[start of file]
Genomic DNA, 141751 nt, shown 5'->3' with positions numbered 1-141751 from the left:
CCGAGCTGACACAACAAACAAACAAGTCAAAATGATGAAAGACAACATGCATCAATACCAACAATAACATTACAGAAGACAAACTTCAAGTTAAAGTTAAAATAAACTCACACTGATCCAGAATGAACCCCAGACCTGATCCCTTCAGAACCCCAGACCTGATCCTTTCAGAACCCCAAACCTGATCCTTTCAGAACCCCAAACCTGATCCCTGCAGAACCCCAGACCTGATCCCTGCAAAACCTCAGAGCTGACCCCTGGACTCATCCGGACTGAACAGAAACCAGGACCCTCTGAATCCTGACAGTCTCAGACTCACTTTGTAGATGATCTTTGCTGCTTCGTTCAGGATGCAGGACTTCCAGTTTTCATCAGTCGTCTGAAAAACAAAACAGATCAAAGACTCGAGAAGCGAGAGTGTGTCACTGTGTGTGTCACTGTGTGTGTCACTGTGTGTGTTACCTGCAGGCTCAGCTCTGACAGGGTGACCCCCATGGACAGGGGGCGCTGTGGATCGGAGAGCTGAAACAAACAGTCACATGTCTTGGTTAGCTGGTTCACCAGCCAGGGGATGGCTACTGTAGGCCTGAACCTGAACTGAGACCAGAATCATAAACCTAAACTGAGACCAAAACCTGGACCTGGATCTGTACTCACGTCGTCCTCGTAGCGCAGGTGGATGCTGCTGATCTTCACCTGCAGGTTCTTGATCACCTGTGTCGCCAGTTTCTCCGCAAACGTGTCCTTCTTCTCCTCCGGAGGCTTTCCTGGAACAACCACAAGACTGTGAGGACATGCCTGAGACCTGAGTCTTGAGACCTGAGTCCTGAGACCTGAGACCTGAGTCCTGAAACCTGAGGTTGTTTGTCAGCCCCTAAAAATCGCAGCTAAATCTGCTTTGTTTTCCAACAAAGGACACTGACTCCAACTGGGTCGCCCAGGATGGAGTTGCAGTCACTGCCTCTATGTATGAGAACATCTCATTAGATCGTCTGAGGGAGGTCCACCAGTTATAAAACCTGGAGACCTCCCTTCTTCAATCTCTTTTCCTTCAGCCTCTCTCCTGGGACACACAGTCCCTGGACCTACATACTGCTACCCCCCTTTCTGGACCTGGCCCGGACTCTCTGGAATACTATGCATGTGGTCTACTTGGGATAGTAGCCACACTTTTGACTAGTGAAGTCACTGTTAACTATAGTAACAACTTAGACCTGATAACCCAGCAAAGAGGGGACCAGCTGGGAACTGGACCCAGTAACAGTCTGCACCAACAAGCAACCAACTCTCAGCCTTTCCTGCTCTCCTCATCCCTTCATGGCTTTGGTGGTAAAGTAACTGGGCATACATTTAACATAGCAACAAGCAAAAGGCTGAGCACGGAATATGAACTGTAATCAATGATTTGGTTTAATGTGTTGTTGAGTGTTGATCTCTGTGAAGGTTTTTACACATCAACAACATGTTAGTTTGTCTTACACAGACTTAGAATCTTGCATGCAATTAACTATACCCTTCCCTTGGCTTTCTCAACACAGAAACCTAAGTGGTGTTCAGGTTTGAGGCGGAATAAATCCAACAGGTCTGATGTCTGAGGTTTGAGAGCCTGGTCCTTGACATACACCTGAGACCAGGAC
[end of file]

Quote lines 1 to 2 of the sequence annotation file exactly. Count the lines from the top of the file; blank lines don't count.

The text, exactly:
Genomic DNA, 141751 nt, shown 5'->3' with positions numbered 1-141751 from the left:
CCGAGCTGACACAACAAACAAACAAGTCAAAATGATGAAAGACAACATGCATCAATACCAACAATAACATTACAGAAGACAAACTTCAAGTTAAAGTTAAAATAAACTCACACTGATCCAGAATGAACCCCAGACCTGATCCCTTCAGAACCCCAGACCTGATCCTTTCAGAACCCCAAACCTGATCCTTTCAGAACCCCAAACCTGATCCCTGCAGAACCCCAGACCTGATCCCTGCAAAACCTCAGAGCTGACCCCTGGACTCATCCGGACTGAACAGAAACCAGGACCCTCTGAATCCTGACAGTCTCAGACTCACTTTGTAGATGATCTTTGCTGCTTCGTTCAGGATGCAGGACTTCCAGTTTTCATCAGTCGTCTGAAAAACAAAACAGATCAAAGACTCGAGAAGCGAGAGTGTGTCACTGTGTGTGTCACTGTGTGTGTCACTGTGTGTGTTACCTGCAGGCTCAGCTCTGACAGGGTGACCCCCATGGACAGGGGGCGCTGTGGATCGGAGAGCTGAAACAAACAGTCACATGTCTTGGTTAGCTGGTTCACCAGCCAGGGGATGGCTACTGTAGGCCTGAACCTGAACTGAGACCAGAATCATAAACCTAAACTGAGACCAAAACCTGGACCTGGATCTGTACTCACGTCGTCCTCGTAGCGCAGGTGGATGCTGCTGATCTTCACCTGCAGGTTCTTGATCACCTGTGTCGCCAGTTTCTCCGCAAACGTGTCCTTCTTCTCCTCCGGAGGCTTTCCTGGAACAACCACAAGACTGTGAGGACATGCCTGAGACCTGAGTCTTGAGACCTGAGTCCTGAGACCTGAGACCTGAGTCCTGAAACCTGAGGTTGTTTGTCAGCCCCTAAAAATCGCAGCTAAATCTGCTTTGTTTTCCAACAAAGGACACTGACTCCAACTGGGTCGCCCAGGATGGAGTTGCAGTCACTGCCTCTATGTATGAGAACATCTCATTAGATCGTCTGAGGGAGGTCCACCAGTTATAAAACCTGGAGACCTCCCTTCTTCAATCTCTTTTCCTTCAGCCTCTCTCCTGGGACACACAGTCCCTGGACCTACATACTGCTACCCCCCTTTCTGGACCTGGCCCGGACTCTCTGGAATACTATGCATGTGGTCTACTTGGGATAGTAGCCACACTTTTGACTAGTGAAGTCACTGTTAACTATAGTAACAACTTAGACCTGATAACCCAGCAAAGAGGGGACCAGCTGGGAACTGGACCCAGTAACAGTCTGCACCAACAAGCAACCAACTCTCAGCCTTTCCTGCTCTCCTCATCCCTTCATGGCTTTGGTGGTAAAGTAACTGGGCATACATTTAACATAGCAACAAGCAAAAGGCTGAGCACGGAATATGAACTGTAATCAATGATTTGGTTTAATGTGTTGTTGAGTGTTGATCTCTGTGAAGGTTTTTACACATCAACAACATGTTAGTTTGTCTTACACAGACTTAGAATCTTGCATGCAATTAACTATACCCTTCCCTTGGCTTTCTCAACACAGAAACCTAAGTGGTGTTCAGGTTTGAGGCGGAATAAATCCAACAGGTCTGATGTCTGAGGTTTGAGAGCCTGGTCCTTGACATACACCTGAGACCAGGAC